Harnessing growth potential

Consumer Products M&A Insights

The last 12 months have seen a mixed economic environment, unease over tariff introductions and Brexit uncertainty which could be viewed as causes for concern. However, bigger ticket European merger and acquisition (M&A) volumes appear to be holding up remarkably well. What does this mean for the Consumer Products market in 2019?

Overview of consumer product M&A activity

  • 13 megadeals closed with a deal value of over €107 billion, in the year to September 2018.
  • Total annual deal volumes fell by over 10% from their September 2015 high of 1,500, with volumes now around 1,100 on a rolling four-quarter basis.
  • There were 45 deals (completed and / or announced) above the €200 million mark in the year to September 2018, and 20 topped €1 billion in size, highlighting the continued appetite of major players to do deals despite the overall downward trend.
  • The desire to harness M&A as a long term earnings growth strategy remains high, with several sectors being particularly active, most noticeably in the personal, household products and apparel sector.
Consumer Products M&A Insights

Sector by sector activity

Our report reviews deal activity from 1 July 2017 - 30 September 2018 in five areas within the consumer products sector - food, beverage, personal & household goods, tobacco & agriculture & livestock. We also provide insight into the likely M&A trends for 2019.

Deal volumes in the Food sector have shown an ongoing rate of decline since their last significant peak in Jul-16.

Looking ahead, we expect further consolidation given ongoing pressure to drive out cost base efficiencies; strategic diversification of non-core business units, potentially driven by activist stakeholders; and continued interest in specialty ingredients/plant based foods and smaller disruptive businesses.

The previous mega deal of AB InBev/SABMiller in Oct-16 precipitated a number of further disposals from their combined portfolio (Miller Coors, Peroni Grolsch, China Resources Snow, Central and Eastern European businesses).

M&A activity within this sector over the next year is likely to be driven by interest in healthier and innovative / niche drink categories; consolidation of the fragmented flavoured drink market; and continuing attractiveness of the craft and premium product sectors.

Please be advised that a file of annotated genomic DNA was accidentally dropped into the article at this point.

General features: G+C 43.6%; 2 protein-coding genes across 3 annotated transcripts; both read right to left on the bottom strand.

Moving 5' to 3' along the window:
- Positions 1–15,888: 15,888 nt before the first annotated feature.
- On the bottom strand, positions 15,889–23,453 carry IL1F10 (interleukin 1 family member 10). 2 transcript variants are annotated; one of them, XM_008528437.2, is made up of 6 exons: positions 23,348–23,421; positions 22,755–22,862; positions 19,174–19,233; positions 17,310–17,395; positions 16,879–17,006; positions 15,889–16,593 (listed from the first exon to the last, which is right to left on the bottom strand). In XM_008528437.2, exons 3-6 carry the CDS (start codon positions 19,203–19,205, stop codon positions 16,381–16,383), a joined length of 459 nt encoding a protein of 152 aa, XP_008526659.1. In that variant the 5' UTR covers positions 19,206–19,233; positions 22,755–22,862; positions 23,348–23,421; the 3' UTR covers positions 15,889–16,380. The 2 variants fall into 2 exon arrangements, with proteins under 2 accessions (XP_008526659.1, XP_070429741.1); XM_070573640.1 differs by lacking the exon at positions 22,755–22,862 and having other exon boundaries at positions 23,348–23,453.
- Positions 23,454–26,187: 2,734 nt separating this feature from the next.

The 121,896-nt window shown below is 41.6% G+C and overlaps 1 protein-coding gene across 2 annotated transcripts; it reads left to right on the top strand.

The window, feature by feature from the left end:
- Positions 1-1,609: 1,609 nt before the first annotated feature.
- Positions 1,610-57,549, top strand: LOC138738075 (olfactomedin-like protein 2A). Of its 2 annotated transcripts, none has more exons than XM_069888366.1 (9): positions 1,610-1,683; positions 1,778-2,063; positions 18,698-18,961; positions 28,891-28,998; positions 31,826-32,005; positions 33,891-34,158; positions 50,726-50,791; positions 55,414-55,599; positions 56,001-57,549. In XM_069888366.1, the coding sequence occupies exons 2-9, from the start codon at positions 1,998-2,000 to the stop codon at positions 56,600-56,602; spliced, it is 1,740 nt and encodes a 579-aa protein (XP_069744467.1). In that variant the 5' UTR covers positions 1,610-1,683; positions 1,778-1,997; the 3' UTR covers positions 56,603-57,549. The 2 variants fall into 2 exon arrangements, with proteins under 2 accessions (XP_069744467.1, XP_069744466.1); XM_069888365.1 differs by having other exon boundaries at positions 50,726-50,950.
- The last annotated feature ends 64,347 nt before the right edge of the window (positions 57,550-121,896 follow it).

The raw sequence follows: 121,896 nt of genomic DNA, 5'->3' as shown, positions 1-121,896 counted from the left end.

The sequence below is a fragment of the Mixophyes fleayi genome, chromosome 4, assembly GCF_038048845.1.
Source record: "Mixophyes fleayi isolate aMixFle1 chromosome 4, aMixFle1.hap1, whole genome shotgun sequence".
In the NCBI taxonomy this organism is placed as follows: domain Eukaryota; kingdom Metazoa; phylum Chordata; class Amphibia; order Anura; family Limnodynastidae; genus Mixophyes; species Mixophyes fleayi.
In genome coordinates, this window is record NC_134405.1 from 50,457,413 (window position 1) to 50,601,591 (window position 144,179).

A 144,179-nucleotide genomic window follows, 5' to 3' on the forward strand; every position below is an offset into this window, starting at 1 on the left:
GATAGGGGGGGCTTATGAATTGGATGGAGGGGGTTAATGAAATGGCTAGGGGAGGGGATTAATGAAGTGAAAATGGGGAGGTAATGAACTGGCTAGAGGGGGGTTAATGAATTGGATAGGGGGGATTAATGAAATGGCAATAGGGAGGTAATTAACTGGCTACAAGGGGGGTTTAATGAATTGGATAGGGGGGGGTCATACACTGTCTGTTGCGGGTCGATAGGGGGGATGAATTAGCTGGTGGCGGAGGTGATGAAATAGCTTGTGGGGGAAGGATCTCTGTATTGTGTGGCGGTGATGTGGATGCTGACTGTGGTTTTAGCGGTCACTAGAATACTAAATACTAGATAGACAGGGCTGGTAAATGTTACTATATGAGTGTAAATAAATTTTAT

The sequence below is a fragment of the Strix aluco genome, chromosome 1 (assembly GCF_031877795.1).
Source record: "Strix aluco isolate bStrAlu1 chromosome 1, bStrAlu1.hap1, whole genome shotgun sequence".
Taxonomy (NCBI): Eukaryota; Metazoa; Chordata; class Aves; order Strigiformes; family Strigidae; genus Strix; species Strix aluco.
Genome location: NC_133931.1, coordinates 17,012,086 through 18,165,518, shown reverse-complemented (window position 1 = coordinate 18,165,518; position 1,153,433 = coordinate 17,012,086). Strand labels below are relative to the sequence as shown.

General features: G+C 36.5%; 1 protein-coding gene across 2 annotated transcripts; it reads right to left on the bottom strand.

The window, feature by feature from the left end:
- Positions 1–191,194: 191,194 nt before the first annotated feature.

Personal and household goods:
There has been a noticeable step-up in deal values in the PHAO space despite a falling rate of deal volumes, with the sector recording the highest level of deal activity by volume with reference to larger deals in the twelve months to September 2018 (38% of deal activity by volume).

2019 deal activity is likely to see an ongoing interest in the skincare sector particularly given Nestle’s announcement of the sale of its skin health business; access to innovative and premium products for subsequent launch into existing or new markets to capture high growth areas; and geographic expansion to grow revenues and allow realisation of greater operational synergies.

M&A activity in the Tobacco sector has, given its already largely consolidated base in developed markets, tended to be infrequent but large when it does occur.

Over the next 12 months, we see an ongoing focus on potential targets in developing markets; continuing search for next-generation vapour and tobacco-heating products to offset declining cigarette volumes in developed markets; and the search for nicotine based alternatives aimed at non-smoker category.

Agriculture and livestock:
The Bayer/Monsanto €56 billion transaction in Jun-18 marked a major milestone in the sector creating a truly global player.

Factors that are expected to fuel deal activity in this sector over the course of 2019 include food producers and / or distributors looking to exert greater control over their supply chain and greater security of supply; consolidation to drive cost efficiency by synergy realisation and also deliver R&D economies of scale; and alternative and more sustainable sources of protein to meet changing consumer demand.

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